• Budgetary Concerns– All organizations have a limit to the resources designated for security. In many cases, it is often easier to convince board-level members to allocate these assets for infrastructure, applications or even additional staffing. Garnering support to assign these resources to less-tangible elements, such as security awareness training, is often challenging. Bringing to the BOD assessments that demonstrate how security training aids an organization while concurrently underscoring the costs of inaction can go a long way in convincing board members of the elevated ROI they will see from implementation.
  • Lack of Cybersecurity Understanding– Education is vital. Company leadership will not support or approve campaigns they do not understand. It is common for leadership to view cybersecurity as an “IT issue” and not something that involves the entire organization. To raise the levels of understanding, one must ensure board members themselves are involved in cybersecurity training and are aware of not only the benefits of proactive company-wide approaches to cybersecurity but simultaneously understand the financial and reputational ramifications of breaches or attacks.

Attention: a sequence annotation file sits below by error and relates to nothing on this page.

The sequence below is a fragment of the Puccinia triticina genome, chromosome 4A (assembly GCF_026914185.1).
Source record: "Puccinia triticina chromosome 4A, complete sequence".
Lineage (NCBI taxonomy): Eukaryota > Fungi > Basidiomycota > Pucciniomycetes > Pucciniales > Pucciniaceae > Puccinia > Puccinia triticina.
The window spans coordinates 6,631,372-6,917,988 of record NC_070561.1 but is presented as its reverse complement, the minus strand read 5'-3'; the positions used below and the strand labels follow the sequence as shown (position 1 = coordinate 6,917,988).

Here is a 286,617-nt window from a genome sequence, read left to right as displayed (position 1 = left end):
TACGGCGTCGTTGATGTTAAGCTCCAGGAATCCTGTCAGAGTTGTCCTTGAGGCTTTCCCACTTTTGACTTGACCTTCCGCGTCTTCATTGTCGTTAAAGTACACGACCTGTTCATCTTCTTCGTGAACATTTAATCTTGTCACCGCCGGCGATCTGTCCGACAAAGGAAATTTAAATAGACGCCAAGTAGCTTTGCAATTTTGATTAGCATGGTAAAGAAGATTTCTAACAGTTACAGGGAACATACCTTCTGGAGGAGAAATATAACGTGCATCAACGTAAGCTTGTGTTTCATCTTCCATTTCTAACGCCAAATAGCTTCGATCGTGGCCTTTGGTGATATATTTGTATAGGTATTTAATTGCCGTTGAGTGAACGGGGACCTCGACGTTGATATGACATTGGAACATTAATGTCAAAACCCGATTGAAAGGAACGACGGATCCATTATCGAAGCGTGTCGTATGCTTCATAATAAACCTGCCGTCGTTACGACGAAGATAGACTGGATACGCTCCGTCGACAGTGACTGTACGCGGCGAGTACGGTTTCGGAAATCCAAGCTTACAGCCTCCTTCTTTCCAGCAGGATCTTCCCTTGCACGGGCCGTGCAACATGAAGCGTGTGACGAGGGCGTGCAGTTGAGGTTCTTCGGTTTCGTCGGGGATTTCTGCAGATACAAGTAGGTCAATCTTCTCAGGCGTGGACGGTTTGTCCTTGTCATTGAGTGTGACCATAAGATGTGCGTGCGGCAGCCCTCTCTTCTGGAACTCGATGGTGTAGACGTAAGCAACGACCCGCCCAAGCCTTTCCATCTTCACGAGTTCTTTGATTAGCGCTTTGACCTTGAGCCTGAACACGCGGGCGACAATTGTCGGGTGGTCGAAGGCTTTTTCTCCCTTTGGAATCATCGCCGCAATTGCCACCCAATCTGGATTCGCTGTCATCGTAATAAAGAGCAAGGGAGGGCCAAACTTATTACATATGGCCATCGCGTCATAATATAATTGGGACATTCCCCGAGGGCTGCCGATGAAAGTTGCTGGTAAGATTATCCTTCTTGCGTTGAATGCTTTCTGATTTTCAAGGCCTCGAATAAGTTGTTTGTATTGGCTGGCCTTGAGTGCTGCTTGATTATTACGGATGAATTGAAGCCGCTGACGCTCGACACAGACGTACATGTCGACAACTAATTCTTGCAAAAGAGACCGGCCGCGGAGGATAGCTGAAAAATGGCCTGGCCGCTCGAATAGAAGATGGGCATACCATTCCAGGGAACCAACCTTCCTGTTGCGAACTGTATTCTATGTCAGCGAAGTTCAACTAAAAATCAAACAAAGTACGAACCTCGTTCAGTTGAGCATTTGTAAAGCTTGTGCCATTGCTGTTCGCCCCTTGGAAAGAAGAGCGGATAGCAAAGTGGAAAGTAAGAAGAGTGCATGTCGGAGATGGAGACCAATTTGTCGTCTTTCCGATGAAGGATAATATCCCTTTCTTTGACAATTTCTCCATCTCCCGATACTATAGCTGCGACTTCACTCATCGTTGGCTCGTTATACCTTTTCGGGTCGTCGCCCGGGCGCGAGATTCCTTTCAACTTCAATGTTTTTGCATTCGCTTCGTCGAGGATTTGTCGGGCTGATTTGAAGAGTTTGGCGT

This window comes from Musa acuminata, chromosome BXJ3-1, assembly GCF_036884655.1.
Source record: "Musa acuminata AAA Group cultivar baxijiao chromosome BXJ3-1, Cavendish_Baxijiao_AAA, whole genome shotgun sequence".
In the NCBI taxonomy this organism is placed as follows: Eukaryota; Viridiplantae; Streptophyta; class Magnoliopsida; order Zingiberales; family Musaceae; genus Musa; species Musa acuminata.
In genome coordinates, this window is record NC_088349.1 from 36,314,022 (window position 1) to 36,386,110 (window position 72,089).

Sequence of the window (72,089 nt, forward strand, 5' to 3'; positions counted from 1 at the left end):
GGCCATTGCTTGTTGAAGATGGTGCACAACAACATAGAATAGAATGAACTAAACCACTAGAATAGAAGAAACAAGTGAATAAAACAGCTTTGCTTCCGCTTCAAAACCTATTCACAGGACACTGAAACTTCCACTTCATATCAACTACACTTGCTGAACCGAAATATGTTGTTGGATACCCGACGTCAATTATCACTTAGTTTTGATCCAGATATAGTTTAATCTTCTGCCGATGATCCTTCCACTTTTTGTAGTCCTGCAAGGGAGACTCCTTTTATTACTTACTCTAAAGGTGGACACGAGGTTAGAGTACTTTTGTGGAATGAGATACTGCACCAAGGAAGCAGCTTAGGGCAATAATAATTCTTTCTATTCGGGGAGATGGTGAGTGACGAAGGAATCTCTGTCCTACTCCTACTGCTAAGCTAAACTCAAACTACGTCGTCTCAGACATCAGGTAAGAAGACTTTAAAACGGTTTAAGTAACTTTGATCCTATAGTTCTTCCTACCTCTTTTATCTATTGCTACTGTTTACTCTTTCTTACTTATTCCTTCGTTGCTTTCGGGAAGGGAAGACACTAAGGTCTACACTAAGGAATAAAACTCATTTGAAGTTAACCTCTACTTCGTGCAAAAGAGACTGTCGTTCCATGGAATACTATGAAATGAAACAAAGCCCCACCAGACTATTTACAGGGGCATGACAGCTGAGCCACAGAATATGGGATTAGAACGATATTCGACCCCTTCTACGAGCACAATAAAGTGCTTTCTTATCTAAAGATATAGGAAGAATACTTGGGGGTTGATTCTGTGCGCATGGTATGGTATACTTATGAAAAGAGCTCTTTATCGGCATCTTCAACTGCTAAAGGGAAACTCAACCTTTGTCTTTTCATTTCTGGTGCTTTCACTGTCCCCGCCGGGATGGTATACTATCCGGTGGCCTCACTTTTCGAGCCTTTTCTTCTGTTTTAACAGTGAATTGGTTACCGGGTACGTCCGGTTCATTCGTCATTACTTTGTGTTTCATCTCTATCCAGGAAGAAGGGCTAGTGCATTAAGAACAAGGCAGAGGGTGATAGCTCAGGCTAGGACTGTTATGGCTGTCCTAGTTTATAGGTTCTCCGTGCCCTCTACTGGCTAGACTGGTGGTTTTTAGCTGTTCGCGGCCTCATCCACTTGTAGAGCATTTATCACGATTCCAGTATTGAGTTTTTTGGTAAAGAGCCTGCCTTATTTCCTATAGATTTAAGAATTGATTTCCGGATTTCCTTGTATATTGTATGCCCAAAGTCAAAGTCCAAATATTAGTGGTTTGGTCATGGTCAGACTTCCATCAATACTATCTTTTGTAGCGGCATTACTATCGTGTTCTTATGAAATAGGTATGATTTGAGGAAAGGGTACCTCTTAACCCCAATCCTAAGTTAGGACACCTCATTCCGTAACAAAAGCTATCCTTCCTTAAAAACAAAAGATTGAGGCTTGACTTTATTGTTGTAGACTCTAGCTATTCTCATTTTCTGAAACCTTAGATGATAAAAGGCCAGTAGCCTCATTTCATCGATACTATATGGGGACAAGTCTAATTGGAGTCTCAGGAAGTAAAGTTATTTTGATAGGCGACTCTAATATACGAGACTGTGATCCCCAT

• Resistance to Change– Technology is evolving, and so are the threats. The modern workplace requires a modern approach where everyone is part of the solution. Ultimately individuals, including board members, don’t like change and often want to continue doing things as they have always been. A prospective way to combat this inertia is by increasing board member involvement in planning cybersecurity activities and training. When you have full board-level support for a cybersecurity awareness initiative, all employees and team members will eventually be able to “see themselves in cybersecurity” and recognize that compliance with training exercises or policies is a core component of their profession.